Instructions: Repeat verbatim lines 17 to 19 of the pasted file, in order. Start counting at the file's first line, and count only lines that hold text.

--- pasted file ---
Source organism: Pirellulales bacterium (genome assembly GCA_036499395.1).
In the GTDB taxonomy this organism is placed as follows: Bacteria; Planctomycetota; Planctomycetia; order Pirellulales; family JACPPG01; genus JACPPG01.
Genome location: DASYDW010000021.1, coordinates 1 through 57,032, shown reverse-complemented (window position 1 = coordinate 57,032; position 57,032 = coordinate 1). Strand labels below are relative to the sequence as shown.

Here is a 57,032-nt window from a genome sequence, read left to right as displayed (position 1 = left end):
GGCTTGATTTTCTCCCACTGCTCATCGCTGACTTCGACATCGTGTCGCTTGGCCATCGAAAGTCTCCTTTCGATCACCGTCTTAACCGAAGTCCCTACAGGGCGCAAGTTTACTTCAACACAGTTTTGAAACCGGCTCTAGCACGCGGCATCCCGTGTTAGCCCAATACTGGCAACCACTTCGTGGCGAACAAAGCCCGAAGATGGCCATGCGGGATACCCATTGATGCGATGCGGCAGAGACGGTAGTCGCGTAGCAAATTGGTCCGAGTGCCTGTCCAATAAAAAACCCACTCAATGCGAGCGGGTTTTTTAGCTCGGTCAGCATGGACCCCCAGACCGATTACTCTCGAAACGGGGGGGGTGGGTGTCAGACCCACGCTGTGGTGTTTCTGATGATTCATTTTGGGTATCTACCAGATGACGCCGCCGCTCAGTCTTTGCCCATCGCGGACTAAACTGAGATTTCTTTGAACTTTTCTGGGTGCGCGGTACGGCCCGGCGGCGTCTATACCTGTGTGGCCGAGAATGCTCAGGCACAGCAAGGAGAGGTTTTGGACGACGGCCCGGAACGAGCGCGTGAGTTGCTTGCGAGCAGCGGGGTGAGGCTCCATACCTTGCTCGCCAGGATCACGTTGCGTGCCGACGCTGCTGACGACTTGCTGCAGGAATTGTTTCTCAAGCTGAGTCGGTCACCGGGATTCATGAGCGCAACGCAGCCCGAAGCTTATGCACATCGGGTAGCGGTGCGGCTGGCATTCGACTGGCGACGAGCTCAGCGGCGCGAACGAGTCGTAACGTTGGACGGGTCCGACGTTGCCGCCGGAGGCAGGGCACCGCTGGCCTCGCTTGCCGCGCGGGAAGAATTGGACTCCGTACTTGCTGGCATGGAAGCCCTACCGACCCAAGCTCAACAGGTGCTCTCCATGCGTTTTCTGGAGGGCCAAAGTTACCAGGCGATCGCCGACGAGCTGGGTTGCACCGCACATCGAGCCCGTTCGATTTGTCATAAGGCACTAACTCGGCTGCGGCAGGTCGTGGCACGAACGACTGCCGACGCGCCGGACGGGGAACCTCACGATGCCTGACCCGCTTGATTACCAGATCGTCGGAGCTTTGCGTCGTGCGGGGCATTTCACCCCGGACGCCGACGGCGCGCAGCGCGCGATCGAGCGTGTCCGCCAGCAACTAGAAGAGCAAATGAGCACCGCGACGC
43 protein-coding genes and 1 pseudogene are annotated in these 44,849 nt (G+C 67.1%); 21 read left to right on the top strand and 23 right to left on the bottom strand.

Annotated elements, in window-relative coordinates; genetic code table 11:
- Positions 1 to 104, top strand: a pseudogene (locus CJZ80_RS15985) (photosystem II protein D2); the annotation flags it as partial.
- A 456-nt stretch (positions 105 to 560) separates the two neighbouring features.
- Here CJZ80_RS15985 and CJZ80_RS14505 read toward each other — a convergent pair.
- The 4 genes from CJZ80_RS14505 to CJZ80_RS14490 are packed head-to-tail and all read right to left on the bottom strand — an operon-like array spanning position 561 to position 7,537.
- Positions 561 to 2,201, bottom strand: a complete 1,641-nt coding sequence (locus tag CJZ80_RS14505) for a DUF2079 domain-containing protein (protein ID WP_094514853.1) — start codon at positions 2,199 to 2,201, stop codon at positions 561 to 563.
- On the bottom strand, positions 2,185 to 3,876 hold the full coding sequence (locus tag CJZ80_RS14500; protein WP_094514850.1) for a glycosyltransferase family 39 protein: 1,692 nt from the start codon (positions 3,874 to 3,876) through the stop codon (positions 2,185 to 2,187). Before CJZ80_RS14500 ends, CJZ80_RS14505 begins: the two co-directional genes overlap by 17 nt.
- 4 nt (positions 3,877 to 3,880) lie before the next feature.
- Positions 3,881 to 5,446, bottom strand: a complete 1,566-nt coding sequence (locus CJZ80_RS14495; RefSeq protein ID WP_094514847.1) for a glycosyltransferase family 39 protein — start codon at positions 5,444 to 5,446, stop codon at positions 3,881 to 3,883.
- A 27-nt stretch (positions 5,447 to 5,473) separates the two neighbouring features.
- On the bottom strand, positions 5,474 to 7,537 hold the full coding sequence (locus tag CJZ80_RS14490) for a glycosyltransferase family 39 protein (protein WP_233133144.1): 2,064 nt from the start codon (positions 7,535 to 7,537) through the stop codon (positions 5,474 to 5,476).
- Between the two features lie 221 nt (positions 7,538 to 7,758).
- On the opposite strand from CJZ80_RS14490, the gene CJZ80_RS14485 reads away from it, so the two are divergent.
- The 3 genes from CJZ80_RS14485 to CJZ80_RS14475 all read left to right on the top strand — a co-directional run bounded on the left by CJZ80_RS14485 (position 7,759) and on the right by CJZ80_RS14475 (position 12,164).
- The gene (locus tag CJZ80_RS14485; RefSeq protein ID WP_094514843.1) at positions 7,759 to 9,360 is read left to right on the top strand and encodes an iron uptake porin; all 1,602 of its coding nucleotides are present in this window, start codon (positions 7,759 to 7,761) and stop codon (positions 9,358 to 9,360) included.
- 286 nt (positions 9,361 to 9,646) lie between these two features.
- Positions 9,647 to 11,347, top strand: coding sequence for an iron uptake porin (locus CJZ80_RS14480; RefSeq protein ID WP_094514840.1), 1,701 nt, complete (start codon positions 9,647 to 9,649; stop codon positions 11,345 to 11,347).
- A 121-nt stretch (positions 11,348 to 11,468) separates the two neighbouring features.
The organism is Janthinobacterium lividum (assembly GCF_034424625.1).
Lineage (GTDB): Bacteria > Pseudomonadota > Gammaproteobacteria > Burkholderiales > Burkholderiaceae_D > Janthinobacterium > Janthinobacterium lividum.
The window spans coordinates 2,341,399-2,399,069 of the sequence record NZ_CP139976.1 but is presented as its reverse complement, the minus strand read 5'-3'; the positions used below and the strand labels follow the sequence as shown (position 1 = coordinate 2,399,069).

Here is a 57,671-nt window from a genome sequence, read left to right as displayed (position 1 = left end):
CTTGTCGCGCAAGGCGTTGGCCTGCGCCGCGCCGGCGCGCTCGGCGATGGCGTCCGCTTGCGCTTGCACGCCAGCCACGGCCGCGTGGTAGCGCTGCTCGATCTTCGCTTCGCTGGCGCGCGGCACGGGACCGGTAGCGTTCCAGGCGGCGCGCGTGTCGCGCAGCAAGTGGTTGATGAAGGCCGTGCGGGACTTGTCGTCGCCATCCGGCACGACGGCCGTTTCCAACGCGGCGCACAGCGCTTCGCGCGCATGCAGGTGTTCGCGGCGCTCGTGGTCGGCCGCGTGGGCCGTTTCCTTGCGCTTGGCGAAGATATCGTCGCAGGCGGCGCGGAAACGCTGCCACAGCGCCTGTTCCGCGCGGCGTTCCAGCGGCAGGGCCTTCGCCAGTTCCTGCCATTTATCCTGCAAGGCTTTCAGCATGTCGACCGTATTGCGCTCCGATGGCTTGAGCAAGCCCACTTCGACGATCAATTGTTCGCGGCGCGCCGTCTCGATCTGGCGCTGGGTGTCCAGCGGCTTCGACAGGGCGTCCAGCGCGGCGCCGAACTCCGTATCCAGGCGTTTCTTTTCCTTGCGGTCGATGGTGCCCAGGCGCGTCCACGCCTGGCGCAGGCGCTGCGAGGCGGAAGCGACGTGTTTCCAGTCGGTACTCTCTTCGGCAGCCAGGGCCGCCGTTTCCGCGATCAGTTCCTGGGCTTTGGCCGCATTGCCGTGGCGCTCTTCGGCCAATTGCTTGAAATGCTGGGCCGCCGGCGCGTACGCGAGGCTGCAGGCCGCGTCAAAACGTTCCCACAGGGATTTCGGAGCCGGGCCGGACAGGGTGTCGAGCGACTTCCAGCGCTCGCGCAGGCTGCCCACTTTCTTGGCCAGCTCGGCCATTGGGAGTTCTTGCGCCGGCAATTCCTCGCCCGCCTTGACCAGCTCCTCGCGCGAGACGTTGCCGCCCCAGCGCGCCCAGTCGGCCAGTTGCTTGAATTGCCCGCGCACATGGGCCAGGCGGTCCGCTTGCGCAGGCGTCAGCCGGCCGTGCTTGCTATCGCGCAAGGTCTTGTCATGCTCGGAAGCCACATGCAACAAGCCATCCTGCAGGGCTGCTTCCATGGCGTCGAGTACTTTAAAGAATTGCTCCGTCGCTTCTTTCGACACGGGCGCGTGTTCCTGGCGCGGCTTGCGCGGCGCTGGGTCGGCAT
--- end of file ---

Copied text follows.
- On the bottom strand, positions 5,474 to 7,537 hold the full coding sequence (locus tag CJZ80_RS14490) for a glycosyltransferase family 39 protein (protein WP_233133144.1): 2,064 nt from the start codon (positions 7,535 to 7,537) through the stop codon (positions 5,474 to 5,476).
- Between the two features lie 221 nt (positions 7,538 to 7,758).
- On the opposite strand from CJZ80_RS14490, the gene CJZ80_RS14485 reads away from it, so the two are divergent.